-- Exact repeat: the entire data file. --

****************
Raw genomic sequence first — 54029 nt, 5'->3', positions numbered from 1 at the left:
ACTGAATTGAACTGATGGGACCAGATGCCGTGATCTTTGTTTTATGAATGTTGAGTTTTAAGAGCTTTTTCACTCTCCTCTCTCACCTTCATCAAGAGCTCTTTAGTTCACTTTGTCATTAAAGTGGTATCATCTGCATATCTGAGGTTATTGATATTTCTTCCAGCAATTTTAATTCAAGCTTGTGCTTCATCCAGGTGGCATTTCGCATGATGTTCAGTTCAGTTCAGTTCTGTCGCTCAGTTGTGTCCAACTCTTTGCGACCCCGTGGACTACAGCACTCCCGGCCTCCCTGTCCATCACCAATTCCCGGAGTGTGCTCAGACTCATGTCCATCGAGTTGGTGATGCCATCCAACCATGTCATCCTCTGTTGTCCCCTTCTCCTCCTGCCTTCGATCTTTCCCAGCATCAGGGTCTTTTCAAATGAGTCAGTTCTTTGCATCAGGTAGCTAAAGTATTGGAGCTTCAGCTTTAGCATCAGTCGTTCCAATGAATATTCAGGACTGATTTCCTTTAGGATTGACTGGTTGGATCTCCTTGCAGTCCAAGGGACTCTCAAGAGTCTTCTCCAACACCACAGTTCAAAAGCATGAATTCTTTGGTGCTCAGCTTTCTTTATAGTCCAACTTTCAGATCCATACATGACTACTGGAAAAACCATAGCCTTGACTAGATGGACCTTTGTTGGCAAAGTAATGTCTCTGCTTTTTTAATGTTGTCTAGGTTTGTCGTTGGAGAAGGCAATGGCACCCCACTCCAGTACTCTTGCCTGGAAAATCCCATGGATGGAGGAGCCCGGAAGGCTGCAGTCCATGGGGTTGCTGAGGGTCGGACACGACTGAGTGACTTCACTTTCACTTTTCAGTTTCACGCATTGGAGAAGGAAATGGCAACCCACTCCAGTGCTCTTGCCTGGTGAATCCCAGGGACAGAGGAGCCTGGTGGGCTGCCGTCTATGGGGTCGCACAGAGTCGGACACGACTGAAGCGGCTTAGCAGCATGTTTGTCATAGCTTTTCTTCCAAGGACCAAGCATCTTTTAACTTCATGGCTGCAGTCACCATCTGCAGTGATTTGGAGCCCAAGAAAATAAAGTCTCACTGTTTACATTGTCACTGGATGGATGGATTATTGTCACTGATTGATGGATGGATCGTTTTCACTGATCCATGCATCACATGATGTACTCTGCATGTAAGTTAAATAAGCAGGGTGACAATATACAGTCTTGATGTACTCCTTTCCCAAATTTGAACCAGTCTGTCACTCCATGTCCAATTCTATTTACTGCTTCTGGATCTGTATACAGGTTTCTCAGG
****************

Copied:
Raw genomic sequence first — 54029 nt, 5'->3', positions numbered from 1 at the left:
ACTGAATTGAACTGATGGGACCAGATGCCGTGATCTTTGTTTTATGAATGTTGAGTTTTAAGAGCTTTTTCACTCTCCTCTCTCACCTTCATCAAGAGCTCTTTAGTTCACTTTGTCATTAAAGTGGTATCATCTGCATATCTGAGGTTATTGATATTTCTTCCAGCAATTTTAATTCAAGCTTGTGCTTCATCCAGGTGGCATTTCGCATGATGTTCAGTTCAGTTCAGTTCTGTCGCTCAGTTGTGTCCAACTCTTTGCGACCCCGTGGACTACAGCACTCCCGGCCTCCCTGTCCATCACCAATTCCCGGAGTGTGCTCAGACTCATGTCCATCGAGTTGGTGATGCCATCCAACCATGTCATCCTCTGTTGTCCCCTTCTCCTCCTGCCTTCGATCTTTCCCAGCATCAGGGTCTTTTCAAATGAGTCAGTTCTTTGCATCAGGTAGCTAAAGTATTGGAGCTTCAGCTTTAGCATCAGTCGTTCCAATGAATATTCAGGACTGATTTCCTTTAGGATTGACTGGTTGGATCTCCTTGCAGTCCAAGGGACTCTCAAGAGTCTTCTCCAACACCACAGTTCAAAAGCATGAATTCTTTGGTGCTCAGCTTTCTTTATAGTCCAACTTTCAGATCCATACATGACTACTGGAAAAACCATAGCCTTGACTAGATGGACCTTTGTTGGCAAAGTAATGTCTCTGCTTTTTTAATGTTGTCTAGGTTTGTCGTTGGAGAAGGCAATGGCACCCCACTCCAGTACTCTTGCCTGGAAAATCCCATGGATGGAGGAGCCCGGAAGGCTGCAGTCCATGGGGTTGCTGAGGGTCGGACACGACTGAGTGACTTCACTTTCACTTTTCAGTTTCACGCATTGGAGAAGGAAATGGCAACCCACTCCAGTGCTCTTGCCTGGTGAATCCCAGGGACAGAGGAGCCTGGTGGGCTGCCGTCTATGGGGTCGCACAGAGTCGGACACGACTGAAGCGGCTTAGCAGCATGTTTGTCATAGCTTTTCTTCCAAGGACCAAGCATCTTTTAACTTCATGGCTGCAGTCACCATCTGCAGTGATTTGGAGCCCAAGAAAATAAAGTCTCACTGTTTACATTGTCACTGGATGGATGGATTATTGTCACTGATTGATGGATGGATCGTTTTCACTGATCCATGCATCACATGATGTACTCTGCATGTAAGTTAAATAAGCAGGGTGACAATATACAGTCTTGATGTACTCCTTTCCCAAATTTGAACCAGTCTGTCACTCCATGTCCAATTCTATTTACTGCTTCTGGATCTGTATACAGGTTTCTCAGG